How to become a big cheese

25/01/2019 11:58

Written by Neil and Helen Matthews

Lynda Hill has no doubt about the two proudest moments of her new career since she set up the Marlow Cheese Company in late 2016. ‘One was being given a silver award at the very first show I entered, when I had only been making my cheese for around six months, by the Specialist Cheesemakers Association. The other was seeing my little cheese on the menu at Tom Kerridge’s Hand and Flowers restaurant in my home town of Marlow.’ Both were dramatic vindications of her decision to turn away from ‘a lifetime of mundane office and retail jobs’ and try her hand as an artisan cheesemaker. After the conversion of the family’s garage into a micro dairy by Lynda’s husband James, and the installation of a 300-litre cheese vat from Germany (‘my version of a Porsche!’), Lynda was ready for the challenge.

The milk comes from Guernsey cows on Lacey Farm in Lane End, just 4 miles away; the farm has been breeding Guernseys for seven generations. The milk which the Guernsey cows produce contains three times as much omega 3 as other milks, plus beta-carotene, which is a source of vitamin A. The Marlow Cheese Company uses it to produce ‘Cygnet’, a soft cheese with a natural white rind, and a blue cheese variation named ‘Bucks Blue’. You can buy them at local farmers’ markets, food festivals and delicatessens. With help from James (with social media, event bookings and running market stalls) and daughter Chloe (who ‘loves to eat the cheese but shows no interest in making it’), Lynda is hoping to expand by moving to larger premises. ‘I would love to make a hard cheese and possibly a sheep’s cheese, with the correct storage facilities for ripening. Once I’ve found the right premises, I can produce a range of native Chilterns cheeses.’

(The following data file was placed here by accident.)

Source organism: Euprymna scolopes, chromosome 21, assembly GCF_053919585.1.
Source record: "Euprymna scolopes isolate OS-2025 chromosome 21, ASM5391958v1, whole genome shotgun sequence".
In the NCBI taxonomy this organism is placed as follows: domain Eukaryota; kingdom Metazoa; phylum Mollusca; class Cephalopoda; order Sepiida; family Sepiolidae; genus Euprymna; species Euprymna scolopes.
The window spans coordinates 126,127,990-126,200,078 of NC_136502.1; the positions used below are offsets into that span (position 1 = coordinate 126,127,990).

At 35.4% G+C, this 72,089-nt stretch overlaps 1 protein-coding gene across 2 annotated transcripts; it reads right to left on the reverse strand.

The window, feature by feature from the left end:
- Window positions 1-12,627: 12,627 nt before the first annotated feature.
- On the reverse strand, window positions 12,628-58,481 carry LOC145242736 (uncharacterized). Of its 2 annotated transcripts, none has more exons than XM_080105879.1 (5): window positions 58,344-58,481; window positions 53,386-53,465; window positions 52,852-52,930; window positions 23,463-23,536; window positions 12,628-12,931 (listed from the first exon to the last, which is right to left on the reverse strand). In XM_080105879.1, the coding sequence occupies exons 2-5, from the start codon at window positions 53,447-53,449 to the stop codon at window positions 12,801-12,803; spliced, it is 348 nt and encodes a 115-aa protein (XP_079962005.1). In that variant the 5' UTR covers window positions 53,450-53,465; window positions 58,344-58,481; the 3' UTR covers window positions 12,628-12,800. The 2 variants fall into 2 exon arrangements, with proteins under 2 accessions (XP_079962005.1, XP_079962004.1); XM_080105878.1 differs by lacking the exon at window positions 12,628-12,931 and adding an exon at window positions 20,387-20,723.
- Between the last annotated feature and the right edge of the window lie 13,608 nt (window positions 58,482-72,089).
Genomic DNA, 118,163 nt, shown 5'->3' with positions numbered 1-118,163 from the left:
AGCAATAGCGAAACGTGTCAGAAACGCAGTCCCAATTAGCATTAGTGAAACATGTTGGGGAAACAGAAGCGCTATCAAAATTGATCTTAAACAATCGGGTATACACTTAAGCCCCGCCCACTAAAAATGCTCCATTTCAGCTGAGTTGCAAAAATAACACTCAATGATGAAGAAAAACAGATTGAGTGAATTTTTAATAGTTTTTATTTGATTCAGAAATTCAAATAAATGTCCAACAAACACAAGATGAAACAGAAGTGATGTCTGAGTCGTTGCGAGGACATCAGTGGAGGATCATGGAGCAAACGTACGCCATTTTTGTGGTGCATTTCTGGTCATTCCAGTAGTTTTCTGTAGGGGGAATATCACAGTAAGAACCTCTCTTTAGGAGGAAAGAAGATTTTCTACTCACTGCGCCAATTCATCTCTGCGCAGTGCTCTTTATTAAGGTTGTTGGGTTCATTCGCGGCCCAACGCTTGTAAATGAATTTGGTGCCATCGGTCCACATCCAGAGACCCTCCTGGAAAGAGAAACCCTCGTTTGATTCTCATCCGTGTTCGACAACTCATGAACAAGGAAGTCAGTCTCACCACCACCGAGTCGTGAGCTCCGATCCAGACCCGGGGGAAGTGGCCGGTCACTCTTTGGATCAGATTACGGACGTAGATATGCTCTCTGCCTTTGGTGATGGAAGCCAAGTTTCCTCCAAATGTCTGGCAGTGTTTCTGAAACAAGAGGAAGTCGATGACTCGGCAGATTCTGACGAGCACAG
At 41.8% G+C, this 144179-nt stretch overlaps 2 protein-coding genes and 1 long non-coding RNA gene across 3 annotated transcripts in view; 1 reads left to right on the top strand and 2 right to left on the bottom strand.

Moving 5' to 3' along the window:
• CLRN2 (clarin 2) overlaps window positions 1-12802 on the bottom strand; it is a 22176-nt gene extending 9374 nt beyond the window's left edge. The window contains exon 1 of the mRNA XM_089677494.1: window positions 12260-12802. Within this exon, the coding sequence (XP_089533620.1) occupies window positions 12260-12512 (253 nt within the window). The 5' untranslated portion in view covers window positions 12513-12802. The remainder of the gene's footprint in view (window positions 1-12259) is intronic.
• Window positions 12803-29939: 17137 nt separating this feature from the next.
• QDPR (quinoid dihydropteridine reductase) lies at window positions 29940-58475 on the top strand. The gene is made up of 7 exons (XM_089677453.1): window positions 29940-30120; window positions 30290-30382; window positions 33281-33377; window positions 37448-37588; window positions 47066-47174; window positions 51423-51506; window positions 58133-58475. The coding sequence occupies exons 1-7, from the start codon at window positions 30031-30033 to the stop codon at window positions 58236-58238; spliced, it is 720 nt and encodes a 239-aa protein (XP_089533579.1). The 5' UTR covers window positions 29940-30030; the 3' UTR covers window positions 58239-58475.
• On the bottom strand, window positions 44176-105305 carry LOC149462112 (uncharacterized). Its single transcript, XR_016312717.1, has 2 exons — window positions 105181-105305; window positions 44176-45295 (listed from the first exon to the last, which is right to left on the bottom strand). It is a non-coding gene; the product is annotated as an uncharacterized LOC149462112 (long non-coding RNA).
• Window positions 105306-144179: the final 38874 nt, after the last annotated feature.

Want to find out more about local producers in the Chilterns and the Thames Valley? Check out our comprehensive guide:

Slow Travel Chilterns & the Thames Valley

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